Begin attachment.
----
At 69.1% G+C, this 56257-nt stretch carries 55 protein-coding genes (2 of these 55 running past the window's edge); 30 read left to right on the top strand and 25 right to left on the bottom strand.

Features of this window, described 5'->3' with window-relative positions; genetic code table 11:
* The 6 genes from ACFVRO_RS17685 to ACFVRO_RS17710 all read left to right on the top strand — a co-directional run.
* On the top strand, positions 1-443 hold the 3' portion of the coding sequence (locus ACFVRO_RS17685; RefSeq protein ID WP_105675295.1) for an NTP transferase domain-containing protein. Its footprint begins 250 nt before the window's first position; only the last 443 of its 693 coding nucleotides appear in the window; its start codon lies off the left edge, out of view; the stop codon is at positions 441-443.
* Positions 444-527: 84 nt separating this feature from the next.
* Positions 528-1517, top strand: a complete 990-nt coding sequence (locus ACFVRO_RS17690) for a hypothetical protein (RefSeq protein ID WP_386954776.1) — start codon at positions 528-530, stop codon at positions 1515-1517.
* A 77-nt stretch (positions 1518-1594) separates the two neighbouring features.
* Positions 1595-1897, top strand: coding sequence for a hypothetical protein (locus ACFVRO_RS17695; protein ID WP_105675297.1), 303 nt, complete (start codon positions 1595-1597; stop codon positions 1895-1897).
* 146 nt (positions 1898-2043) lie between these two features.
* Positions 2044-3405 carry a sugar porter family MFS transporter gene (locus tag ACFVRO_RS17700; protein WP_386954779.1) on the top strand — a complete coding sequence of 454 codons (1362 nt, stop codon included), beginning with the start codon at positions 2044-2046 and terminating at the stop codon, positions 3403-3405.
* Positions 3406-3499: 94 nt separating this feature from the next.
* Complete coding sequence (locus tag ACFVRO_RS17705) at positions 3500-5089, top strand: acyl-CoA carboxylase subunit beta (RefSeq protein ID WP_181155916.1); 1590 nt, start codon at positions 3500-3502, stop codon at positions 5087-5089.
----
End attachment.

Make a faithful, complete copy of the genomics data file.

At 69.1% G+C, this 56257-nt stretch carries 55 protein-coding genes (2 of these 55 running past the window's edge); 30 read left to right on the top strand and 25 right to left on the bottom strand.

Features of this window, described 5'->3' with window-relative positions; genetic code table 11:
* The 6 genes from ACFVRO_RS17685 to ACFVRO_RS17710 all read left to right on the top strand — a co-directional run.
* On the top strand, positions 1-443 hold the 3' portion of the coding sequence (locus ACFVRO_RS17685; RefSeq protein ID WP_105675295.1) for an NTP transferase domain-containing protein. Its footprint begins 250 nt before the window's first position; only the last 443 of its 693 coding nucleotides appear in the window; its start codon lies off the left edge, out of view; the stop codon is at positions 441-443.
* Positions 444-527: 84 nt separating this feature from the next.
* Positions 528-1517, top strand: a complete 990-nt coding sequence (locus ACFVRO_RS17690) for a hypothetical protein (RefSeq protein ID WP_386954776.1) — start codon at positions 528-530, stop codon at positions 1515-1517.
* A 77-nt stretch (positions 1518-1594) separates the two neighbouring features.
* Positions 1595-1897, top strand: coding sequence for a hypothetical protein (locus ACFVRO_RS17695; protein ID WP_105675297.1), 303 nt, complete (start codon positions 1595-1597; stop codon positions 1895-1897).
* 146 nt (positions 1898-2043) lie between these two features.
* Positions 2044-3405 carry a sugar porter family MFS transporter gene (locus tag ACFVRO_RS17700; protein WP_386954779.1) on the top strand — a complete coding sequence of 454 codons (1362 nt, stop codon included), beginning with the start codon at positions 2044-2046 and terminating at the stop codon, positions 3403-3405.
* Positions 3406-3499: 94 nt separating this feature from the next.
* Complete coding sequence (locus tag ACFVRO_RS17705) at positions 3500-5089, top strand: acyl-CoA carboxylase subunit beta (RefSeq protein ID WP_181155916.1); 1590 nt, start codon at positions 3500-3502, stop codon at positions 5087-5089.